The two previous articles in this series, An Overview and A Traveller Overview summarized the sales of Traveller during its classic era of release. This final article in the series looks at the specifics of some of Traveller’s lines, then compares that to TSR’s release around the same time.

Examining the Lines

As discussed in the previous article, the sales of classic Traveller releases broke into four tiers:

  1. Books. Averaging about 45,000 units each, the expansion rulebooks for Traveller did the best sales.
  2. Supplements. Crunchy books that were alternatively for players and for referees came in at 29,000 units each.
  3. Adventures, Double Adventures & Board Games. The referee-only Adventure lines ran lower at 17,000 or 18,000 units each, demonstrating what WotC would much later say: adventures didn’t sell (as well). GDW’s supplemental Traveller board games sold similarly, averaging 16,000 units each.
  4. JTAS, Aliens & Other Modules. Finally, GDW’s Traveller magazine and their later lines of Alien Modules and standalone Modules ran about 8,000 units each.

That’s a pretty wide range, though one that runs both topically (with some types of books selling less) and chronologically (with some books being sold in the later period of the ’80s where print runs weren’t as big). Some, but not all, of the book types also had notable variation within the line, as shown below.

143,41036,70326,4146,055TTA: 15,306Mayday: 22,232
237,91428,25324,9356,060Tarsus: 7,019Snapshot: 18,002
342,31525,64721,32010,094BeltStrike: 6,000AHL: 9,549
492,09445,73220,00214,3525,305Atlas: 7,086FFW: 11,384
5100,63823,93611,0005,190SMC: 7,682IE: 11,324
625,58427,63915,91012,2155,176AR: 5,080DN: 12,131
712,15644,99619,35155,75Striker: 17,320

The most obvious lesson from this chart is that sales decreased over time. The Adventure shows that most clearly with Adventure 1: Kinunir (1979) selling 36,703 units over time and Adventure 13: Signal GK (1985) only 5,100. There were likely two reasons for this. First, the earlier a product appeared, the more times it could be reprinted before the Classic Traveller era came to an end. Thus Kinunir saw at least 10 printings from 1987-1983 while Signal GK saw just one in 1985. Second, Traveller was selling less year-by-year after 1981, so any later product would sell less per year than an earlier one. Recalculating sales on a yearly basis would show that Kinunir sold about 5,000 copies a year and Signal GK closer to 2,500.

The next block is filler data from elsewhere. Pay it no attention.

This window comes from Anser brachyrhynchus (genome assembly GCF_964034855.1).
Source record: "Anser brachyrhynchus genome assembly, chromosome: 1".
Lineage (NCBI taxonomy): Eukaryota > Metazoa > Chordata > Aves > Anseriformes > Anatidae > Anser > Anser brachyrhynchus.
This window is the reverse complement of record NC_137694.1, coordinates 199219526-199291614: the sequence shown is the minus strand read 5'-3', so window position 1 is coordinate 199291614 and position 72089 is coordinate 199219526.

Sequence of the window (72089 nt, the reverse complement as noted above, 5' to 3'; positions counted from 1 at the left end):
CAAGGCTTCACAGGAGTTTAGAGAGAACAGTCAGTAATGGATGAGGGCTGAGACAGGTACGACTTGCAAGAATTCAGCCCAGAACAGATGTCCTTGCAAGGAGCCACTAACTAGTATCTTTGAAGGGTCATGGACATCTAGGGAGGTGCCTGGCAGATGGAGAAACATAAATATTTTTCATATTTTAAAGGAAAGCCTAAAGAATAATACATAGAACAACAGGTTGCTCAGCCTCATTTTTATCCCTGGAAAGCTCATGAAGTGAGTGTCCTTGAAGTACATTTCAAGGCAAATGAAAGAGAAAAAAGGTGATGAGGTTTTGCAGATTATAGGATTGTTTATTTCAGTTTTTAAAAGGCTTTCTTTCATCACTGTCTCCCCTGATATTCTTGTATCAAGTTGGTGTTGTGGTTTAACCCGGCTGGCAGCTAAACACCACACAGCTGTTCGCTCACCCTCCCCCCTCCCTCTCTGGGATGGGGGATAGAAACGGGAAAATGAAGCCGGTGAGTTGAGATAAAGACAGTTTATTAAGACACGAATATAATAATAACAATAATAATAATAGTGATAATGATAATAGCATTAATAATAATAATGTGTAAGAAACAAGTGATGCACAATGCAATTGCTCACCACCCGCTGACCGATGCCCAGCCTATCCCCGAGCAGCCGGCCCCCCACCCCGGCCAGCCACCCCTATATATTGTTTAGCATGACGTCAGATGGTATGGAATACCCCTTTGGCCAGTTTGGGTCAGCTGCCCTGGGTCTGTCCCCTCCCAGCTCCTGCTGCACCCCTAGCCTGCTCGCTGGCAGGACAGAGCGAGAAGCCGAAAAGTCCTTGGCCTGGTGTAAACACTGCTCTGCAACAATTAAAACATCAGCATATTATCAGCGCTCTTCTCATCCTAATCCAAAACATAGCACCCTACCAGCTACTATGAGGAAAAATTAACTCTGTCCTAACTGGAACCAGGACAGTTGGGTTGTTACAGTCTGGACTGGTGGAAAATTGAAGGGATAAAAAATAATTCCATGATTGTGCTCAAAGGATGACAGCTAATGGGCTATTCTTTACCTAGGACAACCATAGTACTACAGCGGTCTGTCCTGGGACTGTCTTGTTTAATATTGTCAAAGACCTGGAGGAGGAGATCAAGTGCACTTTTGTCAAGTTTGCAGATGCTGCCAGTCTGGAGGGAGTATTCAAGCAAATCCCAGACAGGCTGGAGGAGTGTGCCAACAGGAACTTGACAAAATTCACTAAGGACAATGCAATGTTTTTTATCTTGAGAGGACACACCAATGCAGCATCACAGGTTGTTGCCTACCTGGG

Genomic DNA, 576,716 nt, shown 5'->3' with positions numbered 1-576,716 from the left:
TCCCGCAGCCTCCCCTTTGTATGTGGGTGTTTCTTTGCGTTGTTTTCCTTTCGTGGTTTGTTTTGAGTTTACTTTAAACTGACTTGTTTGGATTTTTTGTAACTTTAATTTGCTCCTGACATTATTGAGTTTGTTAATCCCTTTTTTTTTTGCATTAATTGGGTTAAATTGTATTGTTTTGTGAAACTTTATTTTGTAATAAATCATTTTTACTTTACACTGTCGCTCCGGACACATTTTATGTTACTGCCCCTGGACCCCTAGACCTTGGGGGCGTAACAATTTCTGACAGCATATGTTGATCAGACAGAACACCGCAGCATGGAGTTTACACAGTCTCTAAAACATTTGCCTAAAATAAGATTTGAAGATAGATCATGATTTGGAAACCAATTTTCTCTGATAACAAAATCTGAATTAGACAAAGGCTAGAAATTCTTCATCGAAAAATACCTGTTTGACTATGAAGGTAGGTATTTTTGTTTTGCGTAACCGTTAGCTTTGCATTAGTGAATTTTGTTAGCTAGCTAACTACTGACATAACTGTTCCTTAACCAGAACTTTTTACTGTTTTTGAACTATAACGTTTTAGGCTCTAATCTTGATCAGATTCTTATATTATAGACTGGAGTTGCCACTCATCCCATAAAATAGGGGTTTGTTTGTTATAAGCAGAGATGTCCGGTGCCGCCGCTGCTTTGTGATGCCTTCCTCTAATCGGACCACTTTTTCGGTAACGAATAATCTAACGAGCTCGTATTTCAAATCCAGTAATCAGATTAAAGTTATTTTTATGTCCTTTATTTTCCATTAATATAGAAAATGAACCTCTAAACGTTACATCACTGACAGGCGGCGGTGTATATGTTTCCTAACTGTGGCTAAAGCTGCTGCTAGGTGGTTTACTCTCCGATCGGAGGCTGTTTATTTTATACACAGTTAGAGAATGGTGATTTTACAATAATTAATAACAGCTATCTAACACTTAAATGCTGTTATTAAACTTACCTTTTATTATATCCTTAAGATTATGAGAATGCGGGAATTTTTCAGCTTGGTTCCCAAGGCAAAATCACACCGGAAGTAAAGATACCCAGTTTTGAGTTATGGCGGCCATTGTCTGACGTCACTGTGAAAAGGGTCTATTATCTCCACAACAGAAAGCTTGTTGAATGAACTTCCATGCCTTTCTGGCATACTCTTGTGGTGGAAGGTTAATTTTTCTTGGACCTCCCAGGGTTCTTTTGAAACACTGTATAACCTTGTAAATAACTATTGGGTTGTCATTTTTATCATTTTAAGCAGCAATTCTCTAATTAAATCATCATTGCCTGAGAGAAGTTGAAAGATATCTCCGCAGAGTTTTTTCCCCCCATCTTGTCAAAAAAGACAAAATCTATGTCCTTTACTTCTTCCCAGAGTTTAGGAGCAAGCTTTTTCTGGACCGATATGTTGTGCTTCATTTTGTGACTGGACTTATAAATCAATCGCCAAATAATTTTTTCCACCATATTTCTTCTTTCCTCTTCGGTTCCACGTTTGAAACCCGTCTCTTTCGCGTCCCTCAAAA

Here’s some more thoughts on individual lines:

Books. The huge gap in print runs between the early duo of Book 4: Mercenary (1978) and Book 5: High Guard (1979) and the late duo of Book 6: Scouts (1983) and Book 7: Merchant Prince (1985) is less than it seems because of the considerable chronological gap. The first two books got to enjoy the mass build-up to 1981, while the second two just saw the diminished sales of the mid ’80s. It is surprising, however, that the popular play styles of exploration (Scouts) and trading (Merchant Princes) were seen by so many fewer players than the militant styles of play (Mercenary and High Guard). It’s also slightly notable that High Guard sold 10% more than Mercenary despite coming out exactly a year later. That likely reflects that High Guard‘s ship mechanics were quite popular, while the weapons and mercenary-ticket rules of Mercenary were less of a draw.

Supplements. The varied Supplements line had the greatest variance in print runs. Much of that appears to be a referee/player dichotomy. Supplement 2: Animal Encounters (1979) and Supplement 6: 76 Patrons (1981) were the two low-points in the early line, and the two of the least interest to players. Meanwhile, Supplement 4: Citizens of the Imperium (1979) was a high point for the line, likely because it gave players the opportunity to create many, many more types of characters (and have them die in character creation, of course!). The success of Supplement 7: Traders & Gunboats (1981) and Supplement 9: Fighting Ships (1981) is less obviously about who would be using the book, but clearly tied to the outsized success of Book 5: High Guard. People liked starships! One should also note that Supplement 3: Spinward Marches (1979) did better than others at the time, likely for its first in-depth look at The Third Imperium, while Supplement 8: Library Data A-M (1981) did somewhat worse, perhaps because it was incomplete as a reference for more than a year (after which “N-Z” appeared). There were many reasons for individual supplements to do well or poorly; apparently the series numbers on the Classic Traveller books didn’t sufficiently encourage players to catch them all!